With these vignettes the Lady-of-the-House wishes to encourage you to think big thoughts and relish small pleasures.

Post Script

January brought little snowfall. Some days were mild enough for wearing an oversized cardigan and for trying out a new pair of shoes. 

I can’t help wonder that one day - years hence - a woman with an eye for domestic art will cut up the wool plaid from this skirt for making a rug. 


Karen Andreola 


  1. Dear Karen,

    Your project turned out beautiful! I tend to enjoy the projects with an end close at hand. I often have several small projects going on at the same time, as well as books too!

    Your geranium in the window looks so pretty, my sweet hubby bought me some pretty pink tulips...a touch a spring for the house.

    You look very beautiful in your outfit, perfect for cooler weather.


  2. I've frequently followed your (or is it CM's?) admonition to have three books going at one time. For ex. right at the moment I am reading a cozy English mystery, a self-help book, and a somewhat slow-going book of philosophy. I hadn't thought about applying the same idea to handwork, although I usually have some knitted socks on the needles (for knitting on the go) and a bigger at-home project. Perhaps I will consider adding in an "immediate gratification" project such as colorful ornaments or glass jar covers, etc. I usually keep those as a "reward" for finishing longer projects, but they could be a nice refresher, as well.

    Karen, do you happen to have a blog entry on the topic of having three books going at a time?

    Thank you very much for sharing your life, your home, your thoughts, and experiences with us.

  3. Dear Karen:
    Thank you so much for the little lesson on rag rug making, it was so interesting. And I dearly love your new hooked cushion - it is so sweet and looks just perfect in the chair. How fun to anticipate new projects! Finally, let me say how lovely your winter outfit is - I do so love those shoes and would love to know where to purchase a pair of my own!
    Happy days to you -

  4. Have your read "Claire's Gift" by Maxine Trottier? I think that you would find delight in it. :) Thank you for your warm and enjoyable words.

  5. How lovely it turned out!! :) Your shoes are so cute! I hope to read Larkrise to Candleford's been on my to-read list for awhile.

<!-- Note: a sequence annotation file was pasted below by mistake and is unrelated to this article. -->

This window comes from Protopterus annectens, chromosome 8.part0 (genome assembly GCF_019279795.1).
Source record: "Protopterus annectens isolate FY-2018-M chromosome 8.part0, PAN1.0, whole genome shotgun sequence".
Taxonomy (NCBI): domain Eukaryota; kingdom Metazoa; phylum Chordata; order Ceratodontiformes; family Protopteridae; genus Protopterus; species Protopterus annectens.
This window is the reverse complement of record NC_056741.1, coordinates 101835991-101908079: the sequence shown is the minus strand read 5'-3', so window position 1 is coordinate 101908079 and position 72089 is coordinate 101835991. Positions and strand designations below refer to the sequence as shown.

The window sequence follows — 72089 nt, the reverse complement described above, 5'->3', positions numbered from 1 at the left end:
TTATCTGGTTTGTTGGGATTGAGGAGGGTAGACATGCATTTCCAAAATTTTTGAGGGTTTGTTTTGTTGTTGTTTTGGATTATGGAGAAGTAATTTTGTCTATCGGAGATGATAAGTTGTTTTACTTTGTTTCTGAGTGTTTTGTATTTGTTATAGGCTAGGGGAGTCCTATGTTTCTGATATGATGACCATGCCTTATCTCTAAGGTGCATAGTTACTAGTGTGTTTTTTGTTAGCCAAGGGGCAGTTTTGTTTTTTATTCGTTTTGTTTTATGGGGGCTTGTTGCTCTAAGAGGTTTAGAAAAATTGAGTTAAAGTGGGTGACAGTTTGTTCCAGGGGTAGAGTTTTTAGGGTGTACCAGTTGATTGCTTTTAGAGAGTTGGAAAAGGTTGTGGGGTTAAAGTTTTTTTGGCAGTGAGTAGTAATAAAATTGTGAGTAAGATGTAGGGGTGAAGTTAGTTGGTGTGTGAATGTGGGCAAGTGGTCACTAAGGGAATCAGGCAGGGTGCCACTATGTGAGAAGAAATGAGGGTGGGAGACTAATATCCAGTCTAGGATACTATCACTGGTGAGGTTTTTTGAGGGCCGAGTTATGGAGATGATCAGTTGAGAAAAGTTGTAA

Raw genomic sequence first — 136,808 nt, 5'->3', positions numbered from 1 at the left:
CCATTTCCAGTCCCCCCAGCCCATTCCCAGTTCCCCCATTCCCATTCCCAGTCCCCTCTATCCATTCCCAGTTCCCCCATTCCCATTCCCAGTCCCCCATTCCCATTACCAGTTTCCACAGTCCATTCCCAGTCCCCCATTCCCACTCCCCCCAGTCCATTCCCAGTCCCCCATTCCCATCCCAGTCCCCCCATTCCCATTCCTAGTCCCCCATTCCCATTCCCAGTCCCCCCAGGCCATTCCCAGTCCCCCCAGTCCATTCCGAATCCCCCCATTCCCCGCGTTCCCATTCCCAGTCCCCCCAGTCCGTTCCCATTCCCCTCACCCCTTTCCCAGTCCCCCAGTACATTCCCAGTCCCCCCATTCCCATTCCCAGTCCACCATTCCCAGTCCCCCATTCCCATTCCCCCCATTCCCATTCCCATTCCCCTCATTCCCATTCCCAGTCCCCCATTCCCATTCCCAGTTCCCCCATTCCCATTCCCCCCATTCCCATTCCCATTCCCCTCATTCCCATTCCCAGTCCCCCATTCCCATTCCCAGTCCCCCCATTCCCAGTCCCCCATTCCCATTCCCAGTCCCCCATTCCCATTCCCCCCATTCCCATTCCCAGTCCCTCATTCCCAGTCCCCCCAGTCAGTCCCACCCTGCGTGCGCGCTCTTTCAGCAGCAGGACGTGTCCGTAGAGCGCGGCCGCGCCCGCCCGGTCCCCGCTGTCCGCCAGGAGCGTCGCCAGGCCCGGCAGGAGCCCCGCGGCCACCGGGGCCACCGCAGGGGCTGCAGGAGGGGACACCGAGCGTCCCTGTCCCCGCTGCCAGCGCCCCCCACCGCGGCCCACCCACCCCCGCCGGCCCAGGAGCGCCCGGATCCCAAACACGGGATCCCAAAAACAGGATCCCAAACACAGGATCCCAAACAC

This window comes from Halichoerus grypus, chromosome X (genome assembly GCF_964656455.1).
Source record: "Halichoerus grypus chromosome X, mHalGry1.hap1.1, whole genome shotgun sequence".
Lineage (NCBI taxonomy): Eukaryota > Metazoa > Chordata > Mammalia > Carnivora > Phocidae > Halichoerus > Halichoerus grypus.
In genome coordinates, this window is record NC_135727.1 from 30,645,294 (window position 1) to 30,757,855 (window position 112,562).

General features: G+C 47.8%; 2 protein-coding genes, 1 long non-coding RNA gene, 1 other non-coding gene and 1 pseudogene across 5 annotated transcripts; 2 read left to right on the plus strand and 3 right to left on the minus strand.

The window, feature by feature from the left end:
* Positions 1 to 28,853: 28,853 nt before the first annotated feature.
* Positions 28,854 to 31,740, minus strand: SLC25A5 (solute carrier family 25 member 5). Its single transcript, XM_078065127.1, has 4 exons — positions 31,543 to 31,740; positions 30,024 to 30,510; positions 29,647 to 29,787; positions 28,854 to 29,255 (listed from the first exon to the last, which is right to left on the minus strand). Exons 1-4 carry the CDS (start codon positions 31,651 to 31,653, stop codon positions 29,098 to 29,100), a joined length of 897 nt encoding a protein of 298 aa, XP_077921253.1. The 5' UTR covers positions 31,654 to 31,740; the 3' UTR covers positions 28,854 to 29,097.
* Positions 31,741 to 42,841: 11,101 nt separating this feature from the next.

6. Your finished project is so pretty. It lends a feeling of contentment to me as I read your posting.I too have multiple projects underway,that way I am never bored. We women have the honor of making a home out of very little sometimes.My 5 geranium plants I keep over year to year make me smile each time I quench their thirst.They will look so pretty on my "stoop" this Summer.To be content with small means...What a blessing it is to be a Home Maker.Karen, thank-you much for the encouragement you lend to "the ladies at home"...Dawn E. Brown

  7. Shall I admit that my red geranium is faux? I move it from room to room. My eldest daughter is the one with the indoor green thumb. I passed along my plants to her during our last household move and they've become "jungle corners" in her house.

    I also like to mingle small projects with long-term ones.

    "Always keep three books going" isn't Charlotte Mason's phrase exactly but does follow the spirit of what she endorsed. I unearthed it twenty years ago while researching old articles in Charlotte Mason's "Parents' Review" magazine. I make reference to it in "A Charlotte Mason Companion" It's an easy-to-remember suggestion isn't it? It would indeed make a good upcoming blog post.

    Clark Shoes are my favorite. Because I hold onto shoes for years I look for styles that are retro. These look 1940s to me. If the skirt were more form-fitting and less A-line the outfit would be more like something Helen would wear on the BBC "All Creatures Great and Small."

    I enjoyed our chat at the kitchen table while I waited for a sweet potato pie to be done in the oven. Now that it's done other chores call.

    Thank you Ladies,
    Karen A.

  8. The idea of using what we have on hand has been out of popular fashion for a good while it seems. My grandmother, great aunts, and great-grandmother made quilts. They never purchased new materials for these quilts. While in my 20's, I was introduced to another family who made quilts regularly. However, they would go to the store and purchase all new coordinating fabrics for each quilt.